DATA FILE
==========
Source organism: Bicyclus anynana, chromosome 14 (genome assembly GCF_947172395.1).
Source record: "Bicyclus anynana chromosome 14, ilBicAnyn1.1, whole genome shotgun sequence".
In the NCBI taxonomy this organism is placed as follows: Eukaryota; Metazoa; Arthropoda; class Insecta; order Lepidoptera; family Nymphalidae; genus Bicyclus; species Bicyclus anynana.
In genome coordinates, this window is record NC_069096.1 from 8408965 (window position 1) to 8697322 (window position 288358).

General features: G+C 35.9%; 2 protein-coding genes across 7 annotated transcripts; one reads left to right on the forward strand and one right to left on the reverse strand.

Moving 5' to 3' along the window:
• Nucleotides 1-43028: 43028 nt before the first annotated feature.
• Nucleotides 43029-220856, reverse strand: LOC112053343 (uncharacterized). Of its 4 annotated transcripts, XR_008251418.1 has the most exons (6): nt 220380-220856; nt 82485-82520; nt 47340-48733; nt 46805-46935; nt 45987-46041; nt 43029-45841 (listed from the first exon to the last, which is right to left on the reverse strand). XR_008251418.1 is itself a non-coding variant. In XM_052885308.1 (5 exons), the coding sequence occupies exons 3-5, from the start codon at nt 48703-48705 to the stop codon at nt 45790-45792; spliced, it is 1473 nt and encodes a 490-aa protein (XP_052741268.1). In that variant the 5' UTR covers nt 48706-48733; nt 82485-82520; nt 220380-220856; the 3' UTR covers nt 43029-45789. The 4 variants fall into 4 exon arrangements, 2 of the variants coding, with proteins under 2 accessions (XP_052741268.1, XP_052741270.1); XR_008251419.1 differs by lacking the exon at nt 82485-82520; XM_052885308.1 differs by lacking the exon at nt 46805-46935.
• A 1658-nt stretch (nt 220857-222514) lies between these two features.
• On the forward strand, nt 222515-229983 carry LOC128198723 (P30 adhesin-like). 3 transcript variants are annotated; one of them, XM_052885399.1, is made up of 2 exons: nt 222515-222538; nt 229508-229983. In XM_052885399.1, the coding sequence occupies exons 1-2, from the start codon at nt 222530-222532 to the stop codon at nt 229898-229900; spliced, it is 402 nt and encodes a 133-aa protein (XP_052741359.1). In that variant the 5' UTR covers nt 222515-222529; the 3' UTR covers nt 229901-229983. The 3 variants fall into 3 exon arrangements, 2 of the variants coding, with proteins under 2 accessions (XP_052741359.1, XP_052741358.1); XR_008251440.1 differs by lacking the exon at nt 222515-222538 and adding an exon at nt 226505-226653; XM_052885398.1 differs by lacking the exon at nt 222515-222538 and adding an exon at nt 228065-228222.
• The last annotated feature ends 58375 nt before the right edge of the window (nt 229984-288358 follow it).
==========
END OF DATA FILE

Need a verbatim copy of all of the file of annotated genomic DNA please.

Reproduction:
Source organism: Bicyclus anynana, chromosome 14 (genome assembly GCF_947172395.1).
Source record: "Bicyclus anynana chromosome 14, ilBicAnyn1.1, whole genome shotgun sequence".
In the NCBI taxonomy this organism is placed as follows: Eukaryota; Metazoa; Arthropoda; class Insecta; order Lepidoptera; family Nymphalidae; genus Bicyclus; species Bicyclus anynana.
In genome coordinates, this window is record NC_069096.1 from 8408965 (window position 1) to 8697322 (window position 288358).

General features: G+C 35.9%; 2 protein-coding genes across 7 annotated transcripts; one reads left to right on the forward strand and one right to left on the reverse strand.

Moving 5' to 3' along the window:
• Nucleotides 1-43028: 43028 nt before the first annotated feature.
• Nucleotides 43029-220856, reverse strand: LOC112053343 (uncharacterized). Of its 4 annotated transcripts, XR_008251418.1 has the most exons (6): nt 220380-220856; nt 82485-82520; nt 47340-48733; nt 46805-46935; nt 45987-46041; nt 43029-45841 (listed from the first exon to the last, which is right to left on the reverse strand). XR_008251418.1 is itself a non-coding variant. In XM_052885308.1 (5 exons), the coding sequence occupies exons 3-5, from the start codon at nt 48703-48705 to the stop codon at nt 45790-45792; spliced, it is 1473 nt and encodes a 490-aa protein (XP_052741268.1). In that variant the 5' UTR covers nt 48706-48733; nt 82485-82520; nt 220380-220856; the 3' UTR covers nt 43029-45789. The 4 variants fall into 4 exon arrangements, 2 of the variants coding, with proteins under 2 accessions (XP_052741268.1, XP_052741270.1); XR_008251419.1 differs by lacking the exon at nt 82485-82520; XM_052885308.1 differs by lacking the exon at nt 46805-46935.
• A 1658-nt stretch (nt 220857-222514) lies between these two features.
• On the forward strand, nt 222515-229983 carry LOC128198723 (P30 adhesin-like). 3 transcript variants are annotated; one of them, XM_052885399.1, is made up of 2 exons: nt 222515-222538; nt 229508-229983. In XM_052885399.1, the coding sequence occupies exons 1-2, from the start codon at nt 222530-222532 to the stop codon at nt 229898-229900; spliced, it is 402 nt and encodes a 133-aa protein (XP_052741359.1). In that variant the 5' UTR covers nt 222515-222529; the 3' UTR covers nt 229901-229983. The 3 variants fall into 3 exon arrangements, 2 of the variants coding, with proteins under 2 accessions (XP_052741359.1, XP_052741358.1); XR_008251440.1 differs by lacking the exon at nt 222515-222538 and adding an exon at nt 226505-226653; XM_052885398.1 differs by lacking the exon at nt 222515-222538 and adding an exon at nt 228065-228222.
• The last annotated feature ends 58375 nt before the right edge of the window (nt 229984-288358 follow it).